Branding rituals

Ping Pong

Thanksgiving, Christmas, New Year's Eve. Eid. Diwali. Hanukkah. Religion aside, they're all more or less rituals that we've inherited from our parents, or adopted during our lives. They are things that we do because they got under our skin, got embedded in our lives and now we're doing it almost instinctively.

But – pardon my curiousity - how many of our rituals are influenced or dictated by brands?

Well, Christmas might be one of them. After all, Santa as we know him today was partly created by Coca Cola. Then there's teeth brushing - introduced by Colgate. And how about Oreo's little trick - twist, split, dip in milk. Guinness's 125.27 seconds. It seems that we, as consumers, adopt rituals that brands dictate. They sing, we dance - over and over again, until it becomes a habit, until it becomes the norm, until we do it instinctively. Has New York Times taught us to read the newspaper every morning with our coffee? Or Facebook to update our status on the bus to work? Has Starbucks taught us to go to coffee shops to find inspiration? And let's not forget about the queuing up in front of Apple store, the morning after CEO’s keynote.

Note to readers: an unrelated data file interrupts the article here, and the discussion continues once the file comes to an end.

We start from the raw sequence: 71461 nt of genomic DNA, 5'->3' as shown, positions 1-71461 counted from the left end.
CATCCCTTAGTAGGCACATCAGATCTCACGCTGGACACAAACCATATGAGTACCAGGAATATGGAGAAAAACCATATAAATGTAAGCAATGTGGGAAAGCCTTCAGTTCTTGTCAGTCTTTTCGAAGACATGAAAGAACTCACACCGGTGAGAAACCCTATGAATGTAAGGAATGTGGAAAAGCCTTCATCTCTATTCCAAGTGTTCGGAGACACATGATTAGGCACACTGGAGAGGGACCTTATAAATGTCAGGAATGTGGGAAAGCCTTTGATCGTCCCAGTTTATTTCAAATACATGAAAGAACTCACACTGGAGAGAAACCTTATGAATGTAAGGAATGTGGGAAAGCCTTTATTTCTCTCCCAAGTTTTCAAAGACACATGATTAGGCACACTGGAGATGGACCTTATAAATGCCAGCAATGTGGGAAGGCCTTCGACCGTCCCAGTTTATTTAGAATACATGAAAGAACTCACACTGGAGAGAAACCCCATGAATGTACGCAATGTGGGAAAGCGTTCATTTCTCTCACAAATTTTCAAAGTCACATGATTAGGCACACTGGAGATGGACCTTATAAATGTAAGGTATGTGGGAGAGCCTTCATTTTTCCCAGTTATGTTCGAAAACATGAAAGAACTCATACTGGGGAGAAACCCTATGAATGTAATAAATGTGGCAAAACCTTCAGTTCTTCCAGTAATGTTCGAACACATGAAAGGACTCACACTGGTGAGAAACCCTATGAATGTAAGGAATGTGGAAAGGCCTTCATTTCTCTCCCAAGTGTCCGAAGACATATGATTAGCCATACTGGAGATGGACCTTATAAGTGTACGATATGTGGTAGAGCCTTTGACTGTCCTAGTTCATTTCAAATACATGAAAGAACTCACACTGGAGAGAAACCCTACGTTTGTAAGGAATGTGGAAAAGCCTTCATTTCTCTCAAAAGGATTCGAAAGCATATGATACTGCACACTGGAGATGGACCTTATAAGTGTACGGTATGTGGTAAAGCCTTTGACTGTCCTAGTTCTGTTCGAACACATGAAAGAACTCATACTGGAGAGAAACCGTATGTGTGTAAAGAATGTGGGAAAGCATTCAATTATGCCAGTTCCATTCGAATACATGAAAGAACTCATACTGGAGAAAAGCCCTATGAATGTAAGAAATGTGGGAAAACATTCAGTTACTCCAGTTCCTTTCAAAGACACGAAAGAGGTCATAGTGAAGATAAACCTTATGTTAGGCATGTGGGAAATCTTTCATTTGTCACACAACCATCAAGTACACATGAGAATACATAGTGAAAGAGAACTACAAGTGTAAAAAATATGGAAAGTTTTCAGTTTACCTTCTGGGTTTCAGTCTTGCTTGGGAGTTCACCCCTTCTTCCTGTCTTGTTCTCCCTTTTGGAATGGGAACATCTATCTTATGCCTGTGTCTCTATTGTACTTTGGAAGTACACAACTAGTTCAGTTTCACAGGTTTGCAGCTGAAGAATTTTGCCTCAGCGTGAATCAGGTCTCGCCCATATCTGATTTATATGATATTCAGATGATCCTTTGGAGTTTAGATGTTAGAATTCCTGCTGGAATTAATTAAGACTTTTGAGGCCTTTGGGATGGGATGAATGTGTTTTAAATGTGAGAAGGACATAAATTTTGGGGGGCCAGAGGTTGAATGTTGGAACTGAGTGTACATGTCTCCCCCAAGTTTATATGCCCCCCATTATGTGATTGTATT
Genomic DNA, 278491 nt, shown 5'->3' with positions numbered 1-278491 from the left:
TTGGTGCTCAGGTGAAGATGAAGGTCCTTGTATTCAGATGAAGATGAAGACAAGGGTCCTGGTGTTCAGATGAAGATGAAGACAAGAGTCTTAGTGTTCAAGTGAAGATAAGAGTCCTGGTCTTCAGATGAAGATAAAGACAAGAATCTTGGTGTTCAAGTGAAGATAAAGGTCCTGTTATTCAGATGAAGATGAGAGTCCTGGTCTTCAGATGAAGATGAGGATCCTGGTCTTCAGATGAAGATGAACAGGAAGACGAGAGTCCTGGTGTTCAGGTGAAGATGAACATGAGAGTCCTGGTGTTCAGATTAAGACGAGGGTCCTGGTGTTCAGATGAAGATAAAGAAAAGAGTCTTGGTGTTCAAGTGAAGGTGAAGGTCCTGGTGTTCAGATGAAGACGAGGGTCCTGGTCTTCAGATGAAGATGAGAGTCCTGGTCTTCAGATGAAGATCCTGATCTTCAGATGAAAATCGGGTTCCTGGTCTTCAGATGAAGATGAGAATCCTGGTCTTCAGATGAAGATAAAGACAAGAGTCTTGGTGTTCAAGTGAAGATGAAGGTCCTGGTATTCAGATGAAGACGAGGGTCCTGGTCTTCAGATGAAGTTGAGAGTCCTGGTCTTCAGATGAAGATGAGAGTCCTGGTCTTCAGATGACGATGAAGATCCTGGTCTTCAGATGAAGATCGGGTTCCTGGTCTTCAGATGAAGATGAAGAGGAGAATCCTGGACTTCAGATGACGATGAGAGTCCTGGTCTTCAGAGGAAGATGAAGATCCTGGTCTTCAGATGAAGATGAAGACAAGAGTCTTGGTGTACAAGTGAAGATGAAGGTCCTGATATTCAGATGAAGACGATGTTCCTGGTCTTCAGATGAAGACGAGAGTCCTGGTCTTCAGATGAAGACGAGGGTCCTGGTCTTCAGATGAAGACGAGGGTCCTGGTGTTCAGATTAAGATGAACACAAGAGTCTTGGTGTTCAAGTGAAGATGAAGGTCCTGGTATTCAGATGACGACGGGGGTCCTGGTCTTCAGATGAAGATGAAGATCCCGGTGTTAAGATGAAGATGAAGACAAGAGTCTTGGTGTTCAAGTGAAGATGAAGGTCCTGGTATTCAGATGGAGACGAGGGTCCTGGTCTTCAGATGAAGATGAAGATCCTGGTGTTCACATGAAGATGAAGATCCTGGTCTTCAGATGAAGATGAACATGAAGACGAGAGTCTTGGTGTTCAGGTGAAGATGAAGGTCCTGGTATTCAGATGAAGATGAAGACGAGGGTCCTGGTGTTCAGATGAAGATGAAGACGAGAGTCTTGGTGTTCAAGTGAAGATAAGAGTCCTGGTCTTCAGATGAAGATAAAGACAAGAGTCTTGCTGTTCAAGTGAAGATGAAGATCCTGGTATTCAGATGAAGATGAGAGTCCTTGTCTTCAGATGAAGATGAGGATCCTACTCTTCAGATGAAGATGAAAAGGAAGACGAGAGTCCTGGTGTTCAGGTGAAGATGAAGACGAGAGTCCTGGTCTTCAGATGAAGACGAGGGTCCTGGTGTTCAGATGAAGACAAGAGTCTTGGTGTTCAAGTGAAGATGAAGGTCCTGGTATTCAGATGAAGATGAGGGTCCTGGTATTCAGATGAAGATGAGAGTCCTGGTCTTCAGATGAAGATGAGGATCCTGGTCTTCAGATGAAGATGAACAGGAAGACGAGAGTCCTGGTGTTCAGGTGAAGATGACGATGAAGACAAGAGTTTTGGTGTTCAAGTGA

The reflection that I'm suggesting for this month is around the way brands are using rituals and the impact they have on consumer's lives. Is it about manipulation? About creating loyalty? Belonging? Unintentional repetition? How much of what we do is brand-driven rituals? And how much is just habits born out of feeling too comfortable? Can brands get to own moments of our existence?

So the PingPong question for December is:
What are brand rituals, how do they work and how do they affect our behaviour?

Ian Stephens